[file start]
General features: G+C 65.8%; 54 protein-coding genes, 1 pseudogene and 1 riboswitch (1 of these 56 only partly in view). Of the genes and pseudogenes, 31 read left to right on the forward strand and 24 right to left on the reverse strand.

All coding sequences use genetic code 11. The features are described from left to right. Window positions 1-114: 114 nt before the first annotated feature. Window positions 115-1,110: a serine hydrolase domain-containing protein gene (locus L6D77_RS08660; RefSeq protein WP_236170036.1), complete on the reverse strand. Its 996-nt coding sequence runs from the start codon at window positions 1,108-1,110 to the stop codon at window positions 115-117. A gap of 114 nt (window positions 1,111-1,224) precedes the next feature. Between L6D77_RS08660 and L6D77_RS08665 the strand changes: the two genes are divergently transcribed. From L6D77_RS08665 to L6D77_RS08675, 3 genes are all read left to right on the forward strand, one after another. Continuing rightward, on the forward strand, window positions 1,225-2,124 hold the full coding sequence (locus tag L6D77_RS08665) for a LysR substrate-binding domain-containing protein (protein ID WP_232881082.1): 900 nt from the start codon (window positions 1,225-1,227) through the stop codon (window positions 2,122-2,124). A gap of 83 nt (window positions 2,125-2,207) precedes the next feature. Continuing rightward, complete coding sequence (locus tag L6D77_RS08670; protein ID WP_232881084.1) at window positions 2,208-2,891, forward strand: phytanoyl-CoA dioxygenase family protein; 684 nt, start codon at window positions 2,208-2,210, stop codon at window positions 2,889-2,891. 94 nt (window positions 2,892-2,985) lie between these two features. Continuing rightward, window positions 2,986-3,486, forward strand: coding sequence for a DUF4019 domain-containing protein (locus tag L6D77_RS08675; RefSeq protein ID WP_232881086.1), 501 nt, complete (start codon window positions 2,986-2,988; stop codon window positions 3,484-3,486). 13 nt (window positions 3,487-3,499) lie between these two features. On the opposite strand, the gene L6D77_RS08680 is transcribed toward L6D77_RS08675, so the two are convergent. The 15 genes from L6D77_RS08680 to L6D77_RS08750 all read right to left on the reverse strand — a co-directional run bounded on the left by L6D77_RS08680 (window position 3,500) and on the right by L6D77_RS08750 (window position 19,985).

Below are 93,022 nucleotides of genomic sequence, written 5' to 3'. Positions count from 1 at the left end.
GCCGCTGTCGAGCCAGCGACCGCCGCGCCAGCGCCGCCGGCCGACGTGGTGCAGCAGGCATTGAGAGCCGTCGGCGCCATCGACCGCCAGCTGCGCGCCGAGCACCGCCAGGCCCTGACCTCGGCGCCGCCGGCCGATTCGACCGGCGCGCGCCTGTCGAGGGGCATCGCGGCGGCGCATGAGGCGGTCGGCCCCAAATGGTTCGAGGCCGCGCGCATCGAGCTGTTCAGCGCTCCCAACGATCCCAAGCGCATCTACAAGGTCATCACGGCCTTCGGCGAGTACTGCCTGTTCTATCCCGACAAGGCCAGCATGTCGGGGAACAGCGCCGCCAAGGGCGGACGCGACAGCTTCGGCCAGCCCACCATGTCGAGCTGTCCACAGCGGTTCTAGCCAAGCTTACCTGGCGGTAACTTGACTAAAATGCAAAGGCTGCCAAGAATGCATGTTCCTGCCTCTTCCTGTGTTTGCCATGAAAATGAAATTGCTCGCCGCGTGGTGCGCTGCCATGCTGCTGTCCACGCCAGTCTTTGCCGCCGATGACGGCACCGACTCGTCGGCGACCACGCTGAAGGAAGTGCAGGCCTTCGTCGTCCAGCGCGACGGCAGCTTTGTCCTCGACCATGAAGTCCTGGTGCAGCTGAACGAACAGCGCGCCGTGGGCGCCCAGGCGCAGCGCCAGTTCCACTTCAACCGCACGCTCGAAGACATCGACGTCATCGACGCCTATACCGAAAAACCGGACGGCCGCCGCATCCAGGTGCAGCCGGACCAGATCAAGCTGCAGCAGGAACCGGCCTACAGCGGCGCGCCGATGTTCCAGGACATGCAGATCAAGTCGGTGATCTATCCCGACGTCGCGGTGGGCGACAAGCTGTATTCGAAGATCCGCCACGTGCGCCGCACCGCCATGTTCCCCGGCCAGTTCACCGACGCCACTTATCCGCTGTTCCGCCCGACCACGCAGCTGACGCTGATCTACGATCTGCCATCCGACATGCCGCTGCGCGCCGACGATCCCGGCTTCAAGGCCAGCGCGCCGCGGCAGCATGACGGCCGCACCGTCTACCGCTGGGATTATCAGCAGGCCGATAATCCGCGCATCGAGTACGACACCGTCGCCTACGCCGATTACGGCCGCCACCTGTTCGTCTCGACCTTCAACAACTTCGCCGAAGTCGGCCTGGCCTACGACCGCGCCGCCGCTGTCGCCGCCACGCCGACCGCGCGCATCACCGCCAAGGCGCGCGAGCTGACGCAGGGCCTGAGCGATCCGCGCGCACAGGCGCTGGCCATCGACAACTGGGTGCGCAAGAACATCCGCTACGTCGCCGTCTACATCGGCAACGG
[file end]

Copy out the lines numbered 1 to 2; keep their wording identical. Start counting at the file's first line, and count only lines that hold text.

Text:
General features: G+C 65.8%; 54 protein-coding genes, 1 pseudogene and 1 riboswitch (1 of these 56 only partly in view). Of the genes and pseudogenes, 31 read left to right on the forward strand and 24 right to left on the reverse strand.

All coding sequences use genetic code 11. The features are described from left to right. Window positions 1-114: 114 nt before the first annotated feature. Window positions 115-1,110: a serine hydrolase domain-containing protein gene (locus L6D77_RS08660; RefSeq protein WP_236170036.1), complete on the reverse strand. Its 996-nt coding sequence runs from the start codon at window positions 1,108-1,110 to the stop codon at window positions 115-117. A gap of 114 nt (window positions 1,111-1,224) precedes the next feature. Between L6D77_RS08660 and L6D77_RS08665 the strand changes: the two genes are divergently transcribed. From L6D77_RS08665 to L6D77_RS08675, 3 genes are all read left to right on the forward strand, one after another. Continuing rightward, on the forward strand, window positions 1,225-2,124 hold the full coding sequence (locus tag L6D77_RS08665) for a LysR substrate-binding domain-containing protein (protein ID WP_232881082.1): 900 nt from the start codon (window positions 1,225-1,227) through the stop codon (window positions 2,122-2,124). A gap of 83 nt (window positions 2,125-2,207) precedes the next feature. Continuing rightward, complete coding sequence (locus tag L6D77_RS08670; protein ID WP_232881084.1) at window positions 2,208-2,891, forward strand: phytanoyl-CoA dioxygenase family protein; 684 nt, start codon at window positions 2,208-2,210, stop codon at window positions 2,889-2,891. 94 nt (window positions 2,892-2,985) lie between these two features. Continuing rightward, window positions 2,986-3,486, forward strand: coding sequence for a DUF4019 domain-containing protein (locus tag L6D77_RS08675; RefSeq protein ID WP_232881086.1), 501 nt, complete (start codon window positions 2,986-2,988; stop codon window positions 3,484-3,486). 13 nt (window positions 3,487-3,499) lie between these two features. On the opposite strand, the gene L6D77_RS08680 is transcribed toward L6D77_RS08675, so the two are convergent. The 15 genes from L6D77_RS08680 to L6D77_RS08750 all read right to left on the reverse strand — a co-directional run bounded on the left by L6D77_RS08680 (window position 3,500) and on the right by L6D77_RS08750 (window position 19,985).